The question: I have heard that "EPOC" is important for weight loss. Can you explain what that is and why I should care?
The answer: EPOC stands for "excess post-exercise oxygen consumption," or in English, the amount of energy, or calories, needed to return your body to its resting state postworkout. Your body uses energy to replenish fuel stores, balance hormones and repair cellular damage. In essence, you're able to continue burning calories even after your workout is complete.
Dr. Len Kravitz of the University of New Mexico compares EPOC to sorting out blender ingredients. Separating out two blender ingredients would take minimal work; sorting 10 ingredients would be more taxing. Think of the blender ingredients like the intensity of your workout. The more ingredients, or the higher the intensity, the more energy that is used in the process of returning to homeostasis. Basically, the more intense the workout, the higher the EPOC and the calorie-burn.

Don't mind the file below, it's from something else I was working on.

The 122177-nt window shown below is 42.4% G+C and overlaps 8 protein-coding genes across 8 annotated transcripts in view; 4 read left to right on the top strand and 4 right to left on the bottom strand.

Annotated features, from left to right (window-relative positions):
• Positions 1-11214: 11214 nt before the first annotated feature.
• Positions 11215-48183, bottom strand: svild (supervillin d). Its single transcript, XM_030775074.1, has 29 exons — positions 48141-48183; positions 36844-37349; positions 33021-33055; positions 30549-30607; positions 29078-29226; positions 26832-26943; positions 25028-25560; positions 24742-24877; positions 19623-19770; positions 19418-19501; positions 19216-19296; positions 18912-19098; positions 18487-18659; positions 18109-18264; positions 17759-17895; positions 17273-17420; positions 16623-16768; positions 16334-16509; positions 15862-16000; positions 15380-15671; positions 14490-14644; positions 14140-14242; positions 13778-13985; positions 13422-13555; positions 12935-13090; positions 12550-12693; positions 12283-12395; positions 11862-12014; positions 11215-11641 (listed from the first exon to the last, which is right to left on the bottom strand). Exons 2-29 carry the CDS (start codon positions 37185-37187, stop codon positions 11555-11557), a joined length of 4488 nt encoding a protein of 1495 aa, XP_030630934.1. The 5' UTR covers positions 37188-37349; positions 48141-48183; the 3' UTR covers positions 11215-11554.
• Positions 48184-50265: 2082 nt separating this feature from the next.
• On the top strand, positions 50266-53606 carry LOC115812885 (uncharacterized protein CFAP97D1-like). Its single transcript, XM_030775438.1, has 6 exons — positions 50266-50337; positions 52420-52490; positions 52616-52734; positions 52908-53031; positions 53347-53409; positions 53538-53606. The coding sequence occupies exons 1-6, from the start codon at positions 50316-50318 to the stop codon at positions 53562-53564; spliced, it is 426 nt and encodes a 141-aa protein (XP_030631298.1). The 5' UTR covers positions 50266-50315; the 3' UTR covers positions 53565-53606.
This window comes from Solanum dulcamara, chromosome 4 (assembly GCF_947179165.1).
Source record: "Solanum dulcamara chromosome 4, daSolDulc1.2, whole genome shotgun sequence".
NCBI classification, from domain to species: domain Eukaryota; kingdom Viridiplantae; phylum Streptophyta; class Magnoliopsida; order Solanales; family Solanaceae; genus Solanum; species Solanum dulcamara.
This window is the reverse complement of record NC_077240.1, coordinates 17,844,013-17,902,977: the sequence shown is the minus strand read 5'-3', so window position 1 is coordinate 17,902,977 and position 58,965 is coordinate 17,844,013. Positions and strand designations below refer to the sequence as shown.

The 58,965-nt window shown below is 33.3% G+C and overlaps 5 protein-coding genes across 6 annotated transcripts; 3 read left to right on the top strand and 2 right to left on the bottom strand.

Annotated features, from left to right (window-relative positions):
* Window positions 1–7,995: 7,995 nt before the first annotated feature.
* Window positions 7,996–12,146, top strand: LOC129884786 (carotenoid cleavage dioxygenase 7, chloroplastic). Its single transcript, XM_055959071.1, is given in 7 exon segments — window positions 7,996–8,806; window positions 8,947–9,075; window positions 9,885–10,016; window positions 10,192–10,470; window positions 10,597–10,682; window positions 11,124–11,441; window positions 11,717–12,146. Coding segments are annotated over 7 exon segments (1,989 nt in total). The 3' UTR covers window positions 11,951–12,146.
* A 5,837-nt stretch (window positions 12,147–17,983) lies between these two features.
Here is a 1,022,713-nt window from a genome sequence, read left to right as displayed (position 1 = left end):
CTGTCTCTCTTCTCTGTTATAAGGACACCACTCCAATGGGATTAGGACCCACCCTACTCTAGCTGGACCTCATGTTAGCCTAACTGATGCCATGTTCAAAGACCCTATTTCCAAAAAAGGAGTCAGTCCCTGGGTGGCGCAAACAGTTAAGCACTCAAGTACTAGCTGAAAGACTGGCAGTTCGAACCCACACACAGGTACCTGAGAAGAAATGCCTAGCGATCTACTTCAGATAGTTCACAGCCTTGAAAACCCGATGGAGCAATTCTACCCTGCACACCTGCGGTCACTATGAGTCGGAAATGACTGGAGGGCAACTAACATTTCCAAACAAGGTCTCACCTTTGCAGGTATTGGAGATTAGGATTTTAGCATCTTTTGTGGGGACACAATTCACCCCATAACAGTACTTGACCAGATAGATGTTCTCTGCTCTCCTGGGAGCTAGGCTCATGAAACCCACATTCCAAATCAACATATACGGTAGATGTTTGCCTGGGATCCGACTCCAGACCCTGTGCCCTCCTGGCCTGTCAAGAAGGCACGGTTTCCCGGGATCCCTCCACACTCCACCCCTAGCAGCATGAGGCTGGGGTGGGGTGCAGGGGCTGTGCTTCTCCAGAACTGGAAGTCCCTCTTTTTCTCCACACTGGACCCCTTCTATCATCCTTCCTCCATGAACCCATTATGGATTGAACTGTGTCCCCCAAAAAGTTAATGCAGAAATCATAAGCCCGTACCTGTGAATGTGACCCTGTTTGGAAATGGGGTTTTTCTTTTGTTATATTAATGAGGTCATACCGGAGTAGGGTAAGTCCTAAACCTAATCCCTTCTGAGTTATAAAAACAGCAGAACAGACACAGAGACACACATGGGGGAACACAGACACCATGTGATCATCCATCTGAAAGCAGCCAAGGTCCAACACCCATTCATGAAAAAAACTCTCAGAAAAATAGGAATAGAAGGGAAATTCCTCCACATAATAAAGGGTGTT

So how can you increase your EPOC? Do one to two interval cardio sessions per week and strength-train. People often prioritize steady-state cardio because it can, depending on the intensity, burn more calories then weights, but weights usually result in a higher EPOC. Plus, strength-training changes your body's shape and makes you stronger and less susceptible to injury.
Trainer's tip: Intervals aren't just for advanced exercisers. If you are just starting out, a quick walk might be your "hard" interval. A leisurely walk might be your "regular" interval. To increase your EPOC, the trick is to mix up your intensity during cardio. Try doing a 10-minute warm-up followed by five sets of 30 seconds easy, 20 seconds moderate and 10 seconds hard. Recover for five minutes, then repeat the interval set before cooling down for 10 minutes.